Territory Stories

Flood Warning and Damages in Alice Springs: Part 1 Executive Summary. Part 2 Tangible Damages Part 3 Intangible Damages & Emergency Procedures

Details:

Title

Flood Warning and Damages in Alice Springs: Part 1 Executive Summary. Part 2 Tangible Damages Part 3 Intangible Damages & Emergency Procedures

Creator

Handmer, John; Smith, D. I.; Greenaway, Mark

Collection

E-Publications; E-Books; PublicationNT; Report ; 53/1989

Date

1989-04-01

Description

Made available via the Publications (Legal Deposit) Act 2004 (NT).

Notes

Date:1989-04

Language

English

Publisher name

Power and Water Authority

Place of publication

Alice Springs

Series

Report ; 53/1989

File type

application/pdf.

Copyright owner

Check within Publication or with content Publisher.

Parent handle

https://hdl.handle.net/10070/228902

Citation address

https://hdl.handle.net/10070/673596

Page content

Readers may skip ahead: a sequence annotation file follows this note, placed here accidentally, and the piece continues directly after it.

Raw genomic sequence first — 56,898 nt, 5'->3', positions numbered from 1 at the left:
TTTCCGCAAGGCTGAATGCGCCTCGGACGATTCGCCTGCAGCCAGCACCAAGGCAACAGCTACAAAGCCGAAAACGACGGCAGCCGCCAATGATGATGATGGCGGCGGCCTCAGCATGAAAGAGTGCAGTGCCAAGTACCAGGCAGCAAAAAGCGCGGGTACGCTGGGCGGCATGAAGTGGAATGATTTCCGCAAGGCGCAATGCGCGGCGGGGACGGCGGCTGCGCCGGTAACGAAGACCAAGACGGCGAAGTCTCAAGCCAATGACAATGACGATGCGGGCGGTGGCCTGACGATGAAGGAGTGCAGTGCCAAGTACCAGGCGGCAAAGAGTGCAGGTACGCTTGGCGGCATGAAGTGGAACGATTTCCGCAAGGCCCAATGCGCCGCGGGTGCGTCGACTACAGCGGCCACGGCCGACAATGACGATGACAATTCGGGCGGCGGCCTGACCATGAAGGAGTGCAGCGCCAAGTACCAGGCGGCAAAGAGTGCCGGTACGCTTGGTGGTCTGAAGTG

Technical Report WRA89053 Viewed at 03:02:00 on 18/02/2010 Page 17 of 139. I I I I I I I I I I I I I I I I I I I I 1 Introduction Following the flooding of Alice Springs on March 30, 1988, r~Q r~~~~r nl'-ec~ora-e of t~e Nor-he~n ~~r~~trlr'l n~~Tpr anri ~"~_ ~ . ~-~- ..- - '- '- ~. 1 ___ .. ;. __ .~ ~t:;;:+_~..!. ___ L-_.),,~ 1,->. ~'Jote1:: Authoritv {PAVIA} commissioned the Centre for Resource "'-.r' c~-'/'-~nmental Stud;ps (CR~S) or '''", "'straL' ian Na-l'o-.~l -~~ ....... "", ..l ... V.l L ...... _.c.. ' ... ~ t_, .. ___ r".u, _ _ L I.... .I. .......... U~ive=sity to undertake a study. The study had three main a~m.s; Ii) to assess the "actual damage" caused in Alice Springs by the flood of March 1988; ( i i ) :0 examine the reaction the Emergency Services preflocd b=ochure; (iii) co assess ehe effectiveness and perceptions of the warni~g system and associated Eme~gency Service operatiorls. Phe brief also limited the research to the lJrban area of Alice Springs. This part of the report deals with tangible damages. The flood 9roducing rains were brought by a tropical depression which travelled from the Pilbara region of Western Australia across the continent to southeast Queensland. Rainfall in central Acstralia commofLly results f!':om easterly moving depressions, hOt-lever on this occasion the rainfall was exceptionally heavy_ It is estimated that ie re~eased nearly 80 per cent of central Australia's annDaL average rainfall in the 48 hour period, March 30-31. Some 200mm Gf rain fell in Alice Springs and parts of t.he Todd River catchment. The Todd River peaked at 11.30am on Harch 31, at a gauge height of 3.98 metres. The flow was 11~0 cumecs, with an es::imated annual exceedence probabilit'y of~ 1 in 50 (1:50). River flooding was much less extensive than indicated on the pre-existing flood map, and was approximately equal to the flooded area shown for the 1 in 20 event. Heavy rain in the city caused widespread flooding from direct local runoff and drain overflow in addition to river flooding. Flood water entered some houses and businesses, but road transport both within and outside Alice Springs was severely disrupt-ed. Aboriginal campers in the Todd River and adjacent areas were badly effected. No official warnings of the flood were issued to the public by the broadcast media. App r::; a ell Infor~ation for the study came from documentary sources and from interviews. The material was collected during two visits to Alice Springs, May 30 - June 7 and Augusc 11-18.


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